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Refundable Holding deposit - Capped at 1 weeks rent

Security Deposit - Capped at 5 weeks rent for annual rental under £50,000, or 6 weeks rent for annual rental over £50,000

Rent - The agreed monthly rent

Changes to tenancy - Capped at £50 inc VAT

Early termination charge - Not exceeding the landlord’s financial losses

Late payment of rent - Interest of 3% above BoE base rate for each day the rent is late, once it is 14 days overdue

Replacement keys - Reasonable costs or give the tenant the option to purchase themselves.

Utilities, council tax, communication services, TV Licence etc - Tenants own responsibility unless otherwise stated in contract

Client Money Protection Scheme
Membership details TBC

Property Redress Scheme Membership details - Membership number D8870

DPS Deposit protection Scheme - Agent Number 1581837

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PROTECT Your Home!

 

Japanese Knotweed: What You Need to Know

 

Sorry to be the bearer of bad news, but Japanese knotweed can be disastrous for your property and so there are some important things you need to know!

 

Identify the plant

 

Although not toxic to humans, this aggressive plant can seriously damage your home. Every homeowner should understand how to identify the plant, and how to eradicate it from their property successfully.

 

One of the unique characteristics of Japanese knotweed is its heart-shaped leaves, which are generally around 10cm in length. The spring shoots of Japanese knotweed are distinctive in their deep red and purple colouring.

 

Selling Your Home – Obligated to inform buyer

 

This is particularly relevant if you are in the process of selling your home in Thanet. As the seller, if you have Japanese knotweed, you are obligated to inform your buyer of your knowledge of the plant on your property’s land – a responsibility put in place to help stop the spread of Japanese knotweed.

 

What is Japanese Knotweed?

 

Originating from eastern Asia, Japanese knotweed was brought to the UK in the 1840s.

 

It is a highly invasive plant that thrives wherever there is a water source. Across the UK, it is rife near lakes and along riverbanks.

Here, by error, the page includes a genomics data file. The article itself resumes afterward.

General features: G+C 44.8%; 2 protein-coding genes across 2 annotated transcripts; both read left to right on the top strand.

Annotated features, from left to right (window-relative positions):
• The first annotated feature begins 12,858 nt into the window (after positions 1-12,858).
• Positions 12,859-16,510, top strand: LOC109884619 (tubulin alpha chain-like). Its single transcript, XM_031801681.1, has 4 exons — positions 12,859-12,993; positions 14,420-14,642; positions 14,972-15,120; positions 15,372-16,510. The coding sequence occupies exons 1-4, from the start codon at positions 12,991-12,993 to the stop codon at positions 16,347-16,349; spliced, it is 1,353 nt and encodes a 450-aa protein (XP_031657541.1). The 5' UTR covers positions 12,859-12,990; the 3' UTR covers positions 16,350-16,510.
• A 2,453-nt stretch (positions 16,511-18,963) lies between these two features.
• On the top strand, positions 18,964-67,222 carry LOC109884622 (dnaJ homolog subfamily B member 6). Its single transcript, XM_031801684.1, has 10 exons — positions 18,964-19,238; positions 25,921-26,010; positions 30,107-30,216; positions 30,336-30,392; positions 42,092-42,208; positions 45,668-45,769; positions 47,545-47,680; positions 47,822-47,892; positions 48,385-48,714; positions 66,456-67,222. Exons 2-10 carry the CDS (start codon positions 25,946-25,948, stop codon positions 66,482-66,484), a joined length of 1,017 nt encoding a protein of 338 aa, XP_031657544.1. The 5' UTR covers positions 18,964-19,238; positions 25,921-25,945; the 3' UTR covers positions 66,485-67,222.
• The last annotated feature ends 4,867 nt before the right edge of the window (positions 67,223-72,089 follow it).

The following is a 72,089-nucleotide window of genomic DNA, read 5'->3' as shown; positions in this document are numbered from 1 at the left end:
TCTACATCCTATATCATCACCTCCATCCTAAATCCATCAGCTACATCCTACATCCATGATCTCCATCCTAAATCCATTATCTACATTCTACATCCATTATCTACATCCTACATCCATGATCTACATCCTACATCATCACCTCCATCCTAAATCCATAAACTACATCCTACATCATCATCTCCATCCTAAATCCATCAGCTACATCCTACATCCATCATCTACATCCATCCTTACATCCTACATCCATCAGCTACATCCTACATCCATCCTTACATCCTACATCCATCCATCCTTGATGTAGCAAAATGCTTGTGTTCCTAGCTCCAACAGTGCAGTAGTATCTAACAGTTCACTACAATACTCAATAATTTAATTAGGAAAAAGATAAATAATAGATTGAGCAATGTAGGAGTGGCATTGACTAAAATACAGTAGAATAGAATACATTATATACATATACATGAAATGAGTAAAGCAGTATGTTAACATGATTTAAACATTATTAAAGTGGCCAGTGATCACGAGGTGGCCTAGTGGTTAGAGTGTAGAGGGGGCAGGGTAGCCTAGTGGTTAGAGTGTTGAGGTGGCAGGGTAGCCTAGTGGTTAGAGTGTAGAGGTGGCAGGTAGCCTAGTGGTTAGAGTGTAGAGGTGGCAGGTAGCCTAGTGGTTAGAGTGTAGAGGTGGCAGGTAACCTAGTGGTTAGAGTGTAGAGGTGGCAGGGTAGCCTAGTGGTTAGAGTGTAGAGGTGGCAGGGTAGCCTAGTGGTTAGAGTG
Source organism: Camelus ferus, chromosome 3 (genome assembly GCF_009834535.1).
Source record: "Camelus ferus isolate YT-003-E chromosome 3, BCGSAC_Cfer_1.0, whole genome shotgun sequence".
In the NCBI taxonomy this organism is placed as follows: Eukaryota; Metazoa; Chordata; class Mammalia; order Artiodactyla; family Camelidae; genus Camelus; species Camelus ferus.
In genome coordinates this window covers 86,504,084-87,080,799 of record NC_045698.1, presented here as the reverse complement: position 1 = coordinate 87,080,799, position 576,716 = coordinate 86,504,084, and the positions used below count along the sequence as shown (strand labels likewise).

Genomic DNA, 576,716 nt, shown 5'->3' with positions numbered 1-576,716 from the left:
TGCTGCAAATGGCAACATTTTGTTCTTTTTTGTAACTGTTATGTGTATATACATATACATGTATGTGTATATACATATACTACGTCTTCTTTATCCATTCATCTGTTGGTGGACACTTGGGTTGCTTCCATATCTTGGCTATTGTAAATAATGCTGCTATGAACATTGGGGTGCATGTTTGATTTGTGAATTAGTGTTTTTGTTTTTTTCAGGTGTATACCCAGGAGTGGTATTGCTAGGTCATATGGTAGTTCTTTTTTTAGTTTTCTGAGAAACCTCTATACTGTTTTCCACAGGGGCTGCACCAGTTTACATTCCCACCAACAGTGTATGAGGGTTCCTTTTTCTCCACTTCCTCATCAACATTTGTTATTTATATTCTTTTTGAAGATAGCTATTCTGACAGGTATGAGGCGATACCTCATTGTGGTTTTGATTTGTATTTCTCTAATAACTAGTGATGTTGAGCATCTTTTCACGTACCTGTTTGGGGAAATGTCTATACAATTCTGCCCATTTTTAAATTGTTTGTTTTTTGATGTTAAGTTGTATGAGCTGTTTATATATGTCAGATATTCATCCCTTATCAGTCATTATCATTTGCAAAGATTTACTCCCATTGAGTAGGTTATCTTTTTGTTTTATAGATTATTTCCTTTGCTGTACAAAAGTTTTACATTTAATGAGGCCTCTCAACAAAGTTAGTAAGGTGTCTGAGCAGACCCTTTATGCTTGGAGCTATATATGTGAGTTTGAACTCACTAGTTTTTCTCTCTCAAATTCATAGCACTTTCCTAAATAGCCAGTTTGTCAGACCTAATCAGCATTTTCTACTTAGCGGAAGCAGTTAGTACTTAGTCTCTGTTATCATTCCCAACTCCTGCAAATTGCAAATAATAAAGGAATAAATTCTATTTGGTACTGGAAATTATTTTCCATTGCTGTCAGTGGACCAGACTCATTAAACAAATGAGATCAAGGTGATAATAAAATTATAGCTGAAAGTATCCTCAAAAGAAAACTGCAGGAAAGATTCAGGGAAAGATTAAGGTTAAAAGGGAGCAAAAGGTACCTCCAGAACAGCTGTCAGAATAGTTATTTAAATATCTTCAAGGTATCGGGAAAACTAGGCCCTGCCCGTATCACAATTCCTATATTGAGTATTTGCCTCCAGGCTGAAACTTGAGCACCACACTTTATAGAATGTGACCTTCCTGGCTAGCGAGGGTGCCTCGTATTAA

Residential Gardens

 

However, it is also unfortunately common in residential gardens.

Japanese knotweed can be extremely difficult to spot, as to the amateur gardener, the plant looks remarkably like many other weeds present in our gardens.

 

What are the Dangers of Japanese Knotweed?

 

Luckily, Japanese knotweed is entirely harmless to humans. It is not toxic and will not hurt humans or animals if they are in contact with, or even ingest the plant.

 

However, it is incredibly damaging to the environment and can cause devastating destruction to human-made and natural landscapes.

 

Japanese knotweed is known to have destroyed robust, vital structures such as flood defences and railway lines. So, if found on a residential property, it must be dealt with immediately.

 

Is Japanese Knotweed Illegal?

 

Whilst it is not illegal to simply have the plant on your land, it is your responsibility as a homeowner to ensure the plant, and its dangers, do not spread to your neighbours and around your local area.


 

How do I Get Rid of Japanese Knotweed?

 

Homeowners are not under a legal duty to remove the plant from their land. But you could face a hefty fine if you choose to remove, and do not dispose of it safely. This is why it is always preferable to hire a professional to deal with the issue.

 

There are two common ways to get rid of Japanese knotweed.

 

The first is with a chemical treatment. Although this can be highly effective, it can actually take several

years to kill the plant due to its extraordinarily fast-growing and durable nature.

 

Alternatively, you may decide to dig up, physically remove and bury the plant elsewhere. In which case,

you must use an authorised landfill or disposal site.

 

Japanese Knotweed Is Your Responsibility

 

The first rule as a homeowner is to be honest.

 

Pretending you were not aware of Japanese knotweed existence on your land can have serious repercussions later down the line. As the seller, you can get into a legal battle should it become an issue for the new owners. As a buyer, the existence of Japanese knotweed can affect your mortgage entitlement.

 

Can Japanese Knotweed Affect My Home’s Value?

 

Unfortunately, it can drastically affect the value of your home. If the problem has been left to develop, there could be substantial structural damages, meaning the house could be worth significantly less than you imagined.

 

Luckily, if caught in the early stages, Japanese Knotweed is not ridiculously expensive to deal with. The professionals know how to eradicate and dispose of the plant, ensuring it does not return to your property.

 

Japanese Knotweed and Purchasing a New Home in Thanet

If a home seller is aware of Japanese knotweed on a property, they are under a legal obligation to declare this on the property documentation.

 

As a new buyer, when you are finalising the documents, you will be aware of the plant’s presence.

 

As the seller, you must declare the presence of Japanese knotweed. Mortgage lenders will require proof that the knotweed will be eradicated before finalising any mortgage agreement.

 

This doesn’t necessarily mean they will not offer a mortgage to a home with Japanese knotweed, but that they will want to see a professional eradication plan in place before guaranteeing the property.

 

If you're looking for straight-talking property advice,
please call me on 01843 53 00 35 or drop me an email on john@tpestates.uk

Thanks for reading,
John

John Bird
Principal
Thomas & Partners - Thanet


 

 

 

 


 


Written by JM Bird